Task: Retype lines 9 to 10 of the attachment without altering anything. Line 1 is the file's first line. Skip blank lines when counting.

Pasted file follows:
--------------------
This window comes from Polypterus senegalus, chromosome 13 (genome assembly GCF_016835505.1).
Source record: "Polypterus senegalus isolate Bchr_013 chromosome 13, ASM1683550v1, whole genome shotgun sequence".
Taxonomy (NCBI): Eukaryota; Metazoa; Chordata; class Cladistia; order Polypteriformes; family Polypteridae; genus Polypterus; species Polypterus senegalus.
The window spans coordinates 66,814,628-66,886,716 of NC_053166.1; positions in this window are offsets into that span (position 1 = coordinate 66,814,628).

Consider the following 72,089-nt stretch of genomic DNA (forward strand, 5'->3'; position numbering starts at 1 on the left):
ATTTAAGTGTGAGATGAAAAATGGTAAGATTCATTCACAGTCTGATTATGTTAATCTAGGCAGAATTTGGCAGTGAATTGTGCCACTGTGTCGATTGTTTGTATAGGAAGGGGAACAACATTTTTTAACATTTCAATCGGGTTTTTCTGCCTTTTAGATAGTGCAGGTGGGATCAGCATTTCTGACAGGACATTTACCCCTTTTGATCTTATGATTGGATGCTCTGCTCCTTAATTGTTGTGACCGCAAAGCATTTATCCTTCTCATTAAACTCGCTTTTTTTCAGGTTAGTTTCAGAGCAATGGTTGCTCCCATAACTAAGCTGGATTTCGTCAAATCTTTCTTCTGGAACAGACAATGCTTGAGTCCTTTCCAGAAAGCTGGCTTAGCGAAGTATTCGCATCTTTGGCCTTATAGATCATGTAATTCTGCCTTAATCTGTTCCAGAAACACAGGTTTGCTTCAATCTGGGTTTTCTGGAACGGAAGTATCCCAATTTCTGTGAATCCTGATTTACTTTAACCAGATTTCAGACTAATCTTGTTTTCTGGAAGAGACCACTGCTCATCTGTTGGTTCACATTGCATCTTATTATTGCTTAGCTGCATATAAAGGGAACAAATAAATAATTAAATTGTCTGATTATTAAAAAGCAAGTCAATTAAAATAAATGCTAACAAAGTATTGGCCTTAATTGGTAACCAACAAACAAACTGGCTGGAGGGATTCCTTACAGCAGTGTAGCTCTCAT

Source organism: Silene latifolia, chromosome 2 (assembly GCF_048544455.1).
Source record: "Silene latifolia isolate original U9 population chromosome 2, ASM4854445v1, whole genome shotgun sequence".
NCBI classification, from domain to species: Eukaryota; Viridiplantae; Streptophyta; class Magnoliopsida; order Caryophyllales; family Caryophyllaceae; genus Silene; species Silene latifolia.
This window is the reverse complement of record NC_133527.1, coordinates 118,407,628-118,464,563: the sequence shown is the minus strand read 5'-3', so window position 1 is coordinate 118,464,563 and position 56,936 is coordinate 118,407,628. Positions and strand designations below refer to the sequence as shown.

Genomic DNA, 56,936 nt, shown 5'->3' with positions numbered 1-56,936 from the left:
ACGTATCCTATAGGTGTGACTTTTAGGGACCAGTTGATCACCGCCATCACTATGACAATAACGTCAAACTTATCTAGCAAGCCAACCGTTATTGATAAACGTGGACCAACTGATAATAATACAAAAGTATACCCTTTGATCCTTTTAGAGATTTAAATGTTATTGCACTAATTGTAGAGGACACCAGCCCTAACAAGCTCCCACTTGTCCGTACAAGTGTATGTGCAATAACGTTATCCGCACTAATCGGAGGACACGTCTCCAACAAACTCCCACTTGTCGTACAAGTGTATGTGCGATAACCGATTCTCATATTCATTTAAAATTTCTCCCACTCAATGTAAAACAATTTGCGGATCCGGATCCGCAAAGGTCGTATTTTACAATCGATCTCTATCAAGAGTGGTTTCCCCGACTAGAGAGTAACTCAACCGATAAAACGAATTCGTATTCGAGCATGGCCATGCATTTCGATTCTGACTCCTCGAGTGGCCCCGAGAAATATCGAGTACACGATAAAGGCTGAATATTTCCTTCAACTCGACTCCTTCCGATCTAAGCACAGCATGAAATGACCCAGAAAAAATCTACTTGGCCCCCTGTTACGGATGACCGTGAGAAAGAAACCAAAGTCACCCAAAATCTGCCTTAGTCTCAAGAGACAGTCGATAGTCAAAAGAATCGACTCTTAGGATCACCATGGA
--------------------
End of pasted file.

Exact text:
NCBI classification, from domain to species: Eukaryota; Viridiplantae; Streptophyta; class Magnoliopsida; order Caryophyllales; family Caryophyllaceae; genus Silene; species Silene latifolia.
This window is the reverse complement of record NC_133527.1, coordinates 118,407,628-118,464,563: the sequence shown is the minus strand read 5'-3', so window position 1 is coordinate 118,464,563 and position 56,936 is coordinate 118,407,628. Positions and strand designations below refer to the sequence as shown.